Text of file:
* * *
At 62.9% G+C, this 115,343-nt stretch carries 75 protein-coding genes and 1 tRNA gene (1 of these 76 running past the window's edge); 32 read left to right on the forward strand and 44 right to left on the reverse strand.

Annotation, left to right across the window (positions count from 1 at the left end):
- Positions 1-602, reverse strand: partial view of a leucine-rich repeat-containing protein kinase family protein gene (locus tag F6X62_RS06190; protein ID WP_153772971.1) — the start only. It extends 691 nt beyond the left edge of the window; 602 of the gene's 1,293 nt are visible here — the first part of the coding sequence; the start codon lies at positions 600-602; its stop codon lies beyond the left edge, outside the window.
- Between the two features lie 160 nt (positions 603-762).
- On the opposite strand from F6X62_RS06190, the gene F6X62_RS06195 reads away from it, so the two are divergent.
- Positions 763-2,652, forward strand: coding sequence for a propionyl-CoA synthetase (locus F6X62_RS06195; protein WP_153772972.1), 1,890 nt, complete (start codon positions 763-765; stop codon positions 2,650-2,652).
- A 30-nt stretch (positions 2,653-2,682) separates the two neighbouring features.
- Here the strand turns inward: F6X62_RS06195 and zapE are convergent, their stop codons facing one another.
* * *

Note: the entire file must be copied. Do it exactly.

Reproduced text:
At 62.9% G+C, this 115,343-nt stretch carries 75 protein-coding genes and 1 tRNA gene (1 of these 76 running past the window's edge); 32 read left to right on the forward strand and 44 right to left on the reverse strand.

Annotation, left to right across the window (positions count from 1 at the left end):
- Positions 1-602, reverse strand: partial view of a leucine-rich repeat-containing protein kinase family protein gene (locus tag F6X62_RS06190; protein ID WP_153772971.1) — the start only. It extends 691 nt beyond the left edge of the window; 602 of the gene's 1,293 nt are visible here — the first part of the coding sequence; the start codon lies at positions 600-602; its stop codon lies beyond the left edge, outside the window.
- Between the two features lie 160 nt (positions 603-762).
- On the opposite strand from F6X62_RS06190, the gene F6X62_RS06195 reads away from it, so the two are divergent.
- Positions 763-2,652, forward strand: coding sequence for a propionyl-CoA synthetase (locus F6X62_RS06195; protein WP_153772972.1), 1,890 nt, complete (start codon positions 763-765; stop codon positions 2,650-2,652).
- A 30-nt stretch (positions 2,653-2,682) separates the two neighbouring features.
- Here the strand turns inward: F6X62_RS06195 and zapE are convergent, their stop codons facing one another.